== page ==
Itís a fact of human nature: people donít value what is offered to them free.
In societies that forbade literacy to the lower classes, people risked death to learn to read or to teach others to read.
In the 21st century United States, taxpayers spend more than $600 billion dollars annually to provide free public education to all the children of the land, yet according to columnist Chris Hedges,
"There are over 42 million American adults, 20 percent of whom hold high school diplomas, who cannot read, as well as the 50 million who read at a fourth- or fifth-grade level. Nearly a third of the nationís population is illiterate or barely literate. And their numbers are growing by an estimated 2 million a year. But even those who are supposedly literate retreat in huge numbers into [an] image-based existence. A third of high school graduates, along with 42 percent of college graduates, never read a book after they finish school. Eighty percent of the families in the United States last year did not buy a book."†
The solution to U.S. educational woes seems clear to me: stop providing 12-13 years of free education to every child who crosses the public school threshold at the age of five or six.
A large percentage of the 50 million or so children who attend U.S. public schools every year donít want to be there. Many drop out as soon as they reach the required birthday. Others continue to attend, but not to learn.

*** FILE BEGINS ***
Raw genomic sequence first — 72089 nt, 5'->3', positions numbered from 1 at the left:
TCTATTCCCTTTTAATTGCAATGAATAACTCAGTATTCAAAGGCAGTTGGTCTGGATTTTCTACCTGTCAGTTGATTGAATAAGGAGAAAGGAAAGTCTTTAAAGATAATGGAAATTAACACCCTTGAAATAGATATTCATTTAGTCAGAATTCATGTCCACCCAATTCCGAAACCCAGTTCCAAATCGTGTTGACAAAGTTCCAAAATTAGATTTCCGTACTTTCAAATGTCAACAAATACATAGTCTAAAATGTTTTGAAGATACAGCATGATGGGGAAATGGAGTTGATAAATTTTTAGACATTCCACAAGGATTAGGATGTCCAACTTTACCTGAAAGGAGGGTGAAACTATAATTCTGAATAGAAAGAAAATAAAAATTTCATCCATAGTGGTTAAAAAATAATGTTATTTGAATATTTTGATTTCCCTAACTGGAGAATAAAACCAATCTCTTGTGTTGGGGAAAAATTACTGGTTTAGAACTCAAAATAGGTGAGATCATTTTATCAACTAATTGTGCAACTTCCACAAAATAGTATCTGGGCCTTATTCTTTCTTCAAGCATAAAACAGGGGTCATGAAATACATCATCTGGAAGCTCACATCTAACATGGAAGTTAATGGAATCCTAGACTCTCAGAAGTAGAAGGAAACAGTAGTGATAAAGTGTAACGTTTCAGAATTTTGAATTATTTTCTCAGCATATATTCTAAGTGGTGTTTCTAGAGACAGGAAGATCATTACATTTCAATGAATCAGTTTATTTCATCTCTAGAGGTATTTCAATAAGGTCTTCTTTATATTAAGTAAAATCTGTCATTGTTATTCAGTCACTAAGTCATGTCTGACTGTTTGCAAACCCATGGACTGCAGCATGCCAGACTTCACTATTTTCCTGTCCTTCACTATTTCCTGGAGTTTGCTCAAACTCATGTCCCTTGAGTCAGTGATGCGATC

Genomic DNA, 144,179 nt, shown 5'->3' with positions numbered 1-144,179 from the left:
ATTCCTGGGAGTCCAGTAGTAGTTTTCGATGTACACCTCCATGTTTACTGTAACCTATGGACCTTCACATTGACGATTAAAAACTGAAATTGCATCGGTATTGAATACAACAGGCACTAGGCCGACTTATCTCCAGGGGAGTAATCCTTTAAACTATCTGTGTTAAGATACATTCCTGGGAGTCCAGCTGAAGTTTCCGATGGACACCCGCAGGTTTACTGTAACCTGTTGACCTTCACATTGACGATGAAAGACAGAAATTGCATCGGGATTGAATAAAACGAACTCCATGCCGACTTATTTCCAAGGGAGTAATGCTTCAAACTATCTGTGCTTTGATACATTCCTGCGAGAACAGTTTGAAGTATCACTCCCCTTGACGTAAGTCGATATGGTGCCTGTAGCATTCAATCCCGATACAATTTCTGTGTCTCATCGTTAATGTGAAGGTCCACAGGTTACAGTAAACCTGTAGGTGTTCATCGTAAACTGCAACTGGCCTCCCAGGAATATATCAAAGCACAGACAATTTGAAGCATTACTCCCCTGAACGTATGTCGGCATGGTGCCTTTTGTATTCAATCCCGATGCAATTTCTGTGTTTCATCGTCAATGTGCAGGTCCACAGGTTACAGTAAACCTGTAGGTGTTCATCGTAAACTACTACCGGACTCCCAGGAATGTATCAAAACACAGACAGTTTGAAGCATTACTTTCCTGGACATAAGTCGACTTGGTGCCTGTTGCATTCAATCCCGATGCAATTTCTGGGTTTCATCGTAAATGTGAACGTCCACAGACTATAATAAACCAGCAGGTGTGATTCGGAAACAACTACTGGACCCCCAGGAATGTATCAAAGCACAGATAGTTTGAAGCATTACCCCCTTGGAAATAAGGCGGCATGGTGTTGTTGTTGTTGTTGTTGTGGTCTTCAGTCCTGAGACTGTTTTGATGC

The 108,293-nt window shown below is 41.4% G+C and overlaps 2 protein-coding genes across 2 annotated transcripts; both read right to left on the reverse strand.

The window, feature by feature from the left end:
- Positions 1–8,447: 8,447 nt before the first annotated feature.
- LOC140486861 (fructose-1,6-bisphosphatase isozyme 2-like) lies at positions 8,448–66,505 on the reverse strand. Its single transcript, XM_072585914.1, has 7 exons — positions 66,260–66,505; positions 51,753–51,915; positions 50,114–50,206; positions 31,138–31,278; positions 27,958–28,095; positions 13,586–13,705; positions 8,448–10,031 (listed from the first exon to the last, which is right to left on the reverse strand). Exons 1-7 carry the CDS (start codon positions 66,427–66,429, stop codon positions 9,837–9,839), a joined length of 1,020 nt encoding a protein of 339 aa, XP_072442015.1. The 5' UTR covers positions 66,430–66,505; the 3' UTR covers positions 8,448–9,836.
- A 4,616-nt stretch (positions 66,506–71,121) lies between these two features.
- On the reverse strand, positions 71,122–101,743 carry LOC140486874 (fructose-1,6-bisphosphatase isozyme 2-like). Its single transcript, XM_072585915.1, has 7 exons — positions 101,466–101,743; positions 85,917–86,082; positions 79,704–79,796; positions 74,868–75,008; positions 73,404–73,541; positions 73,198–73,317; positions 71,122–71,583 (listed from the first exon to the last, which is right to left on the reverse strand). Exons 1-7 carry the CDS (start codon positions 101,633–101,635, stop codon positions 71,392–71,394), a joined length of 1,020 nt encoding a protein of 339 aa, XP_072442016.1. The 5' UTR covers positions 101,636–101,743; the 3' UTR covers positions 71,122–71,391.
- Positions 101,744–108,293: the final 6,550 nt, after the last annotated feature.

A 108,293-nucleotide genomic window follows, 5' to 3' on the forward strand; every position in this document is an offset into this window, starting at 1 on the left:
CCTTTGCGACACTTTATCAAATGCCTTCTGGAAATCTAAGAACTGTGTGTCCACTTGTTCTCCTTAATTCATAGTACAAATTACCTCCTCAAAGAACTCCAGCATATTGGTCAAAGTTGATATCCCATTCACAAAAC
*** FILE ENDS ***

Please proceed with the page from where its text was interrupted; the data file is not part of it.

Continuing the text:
Think of the savings in money and misery that would result if only children who master the prescribed material and skills were permitted to advance without charge until graduation.
I hear that in some school districts, educational authorities actually pay children to stay in school. What utter nonsense!
Children who are habitually absent, who behave uncivilly, who refuse to learn the assigned work are the ones who should be paying.
Entering five- and six year olds should be screened at the outset and not left to sink or swim in undifferentiated class groupings that include children who can already read and count to 100 as well as those who canít identify three colors or shapes.
Schools should be restructured away from the stultifying organization by grade. Instead, school should be organized into learning stages.
My idea is to structure school not according to grade, but according to age. Iíd have two main tiers, one free to all and one limited to genuine students.
Attendance in the First Tier of public education would be free to all children. It would consist of three phases: Primary (5-8), Intermediary (9-11), and Basic (12-14).
The Second Tier would be free only to those students who could demonstrate mastery of the subjects and skills taught in the First Tier. I would not use grade averages or standardized tests to determine mastery. Students would be interviewed. They would present portfolios of their work and demonstrate mastery of standard English by oral and written responses.
Students unable to demonstrate mastery could stay in the Basic phase until they mastered the material or reached school-leaving age.
As a third possibility, students with deficiencies could proceed to the Second Tier, but would have to pay tuition and provide their own books and supplies.
Cruel? Heartless? I donít think so.
I think a major reason that so many children pass through 12 years of formal schooling without acquiring even a basic education is that in the present system, there are so few consequences for failure to learn.
NOTE: In this vision of reform, I would insist on having well-educated teachers who know the difference between sentiment and sense.